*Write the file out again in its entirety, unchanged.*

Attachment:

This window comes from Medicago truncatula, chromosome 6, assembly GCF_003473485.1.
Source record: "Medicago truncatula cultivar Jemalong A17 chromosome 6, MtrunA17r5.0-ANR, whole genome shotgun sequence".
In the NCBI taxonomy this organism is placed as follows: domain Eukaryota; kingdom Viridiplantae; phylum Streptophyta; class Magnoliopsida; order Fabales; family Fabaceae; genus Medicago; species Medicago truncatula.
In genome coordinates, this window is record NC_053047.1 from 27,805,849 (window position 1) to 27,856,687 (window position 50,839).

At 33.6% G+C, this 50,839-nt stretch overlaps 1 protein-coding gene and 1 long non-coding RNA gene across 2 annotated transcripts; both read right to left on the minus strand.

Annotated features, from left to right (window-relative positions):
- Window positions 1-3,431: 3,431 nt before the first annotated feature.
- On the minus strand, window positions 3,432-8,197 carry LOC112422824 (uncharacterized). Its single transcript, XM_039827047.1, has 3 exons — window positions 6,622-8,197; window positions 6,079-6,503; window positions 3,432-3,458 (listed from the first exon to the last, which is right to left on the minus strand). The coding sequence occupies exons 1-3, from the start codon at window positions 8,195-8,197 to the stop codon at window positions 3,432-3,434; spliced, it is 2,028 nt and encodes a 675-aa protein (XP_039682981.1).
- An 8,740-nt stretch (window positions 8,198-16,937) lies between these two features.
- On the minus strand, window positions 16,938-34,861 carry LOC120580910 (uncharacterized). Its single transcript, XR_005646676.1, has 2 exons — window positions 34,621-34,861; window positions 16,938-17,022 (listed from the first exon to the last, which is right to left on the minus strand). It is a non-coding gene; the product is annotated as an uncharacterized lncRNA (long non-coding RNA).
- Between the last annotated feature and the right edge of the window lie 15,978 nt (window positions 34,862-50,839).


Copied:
This window comes from Medicago truncatula, chromosome 6, assembly GCF_003473485.1.
Source record: "Medicago truncatula cultivar Jemalong A17 chromosome 6, MtrunA17r5.0-ANR, whole genome shotgun sequence".
In the NCBI taxonomy this organism is placed as follows: domain Eukaryota; kingdom Viridiplantae; phylum Streptophyta; class Magnoliopsida; order Fabales; family Fabaceae; genus Medicago; species Medicago truncatula.
In genome coordinates, this window is record NC_053047.1 from 27,805,849 (window position 1) to 27,856,687 (window position 50,839).

At 33.6% G+C, this 50,839-nt stretch overlaps 1 protein-coding gene and 1 long non-coding RNA gene across 2 annotated transcripts; both read right to left on the minus strand.

Annotated features, from left to right (window-relative positions):
- Window positions 1-3,431: 3,431 nt before the first annotated feature.
- On the minus strand, window positions 3,432-8,197 carry LOC112422824 (uncharacterized). Its single transcript, XM_039827047.1, has 3 exons — window positions 6,622-8,197; window positions 6,079-6,503; window positions 3,432-3,458 (listed from the first exon to the last, which is right to left on the minus strand). The coding sequence occupies exons 1-3, from the start codon at window positions 8,195-8,197 to the stop codon at window positions 3,432-3,434; spliced, it is 2,028 nt and encodes a 675-aa protein (XP_039682981.1).
- An 8,740-nt stretch (window positions 8,198-16,937) lies between these two features.
- On the minus strand, window positions 16,938-34,861 carry LOC120580910 (uncharacterized). Its single transcript, XR_005646676.1, has 2 exons — window positions 34,621-34,861; window positions 16,938-17,022 (listed from the first exon to the last, which is right to left on the minus strand). It is a non-coding gene; the product is annotated as an uncharacterized lncRNA (long non-coding RNA).
- Between the last annotated feature and the right edge of the window lie 15,978 nt (window positions 34,862-50,839).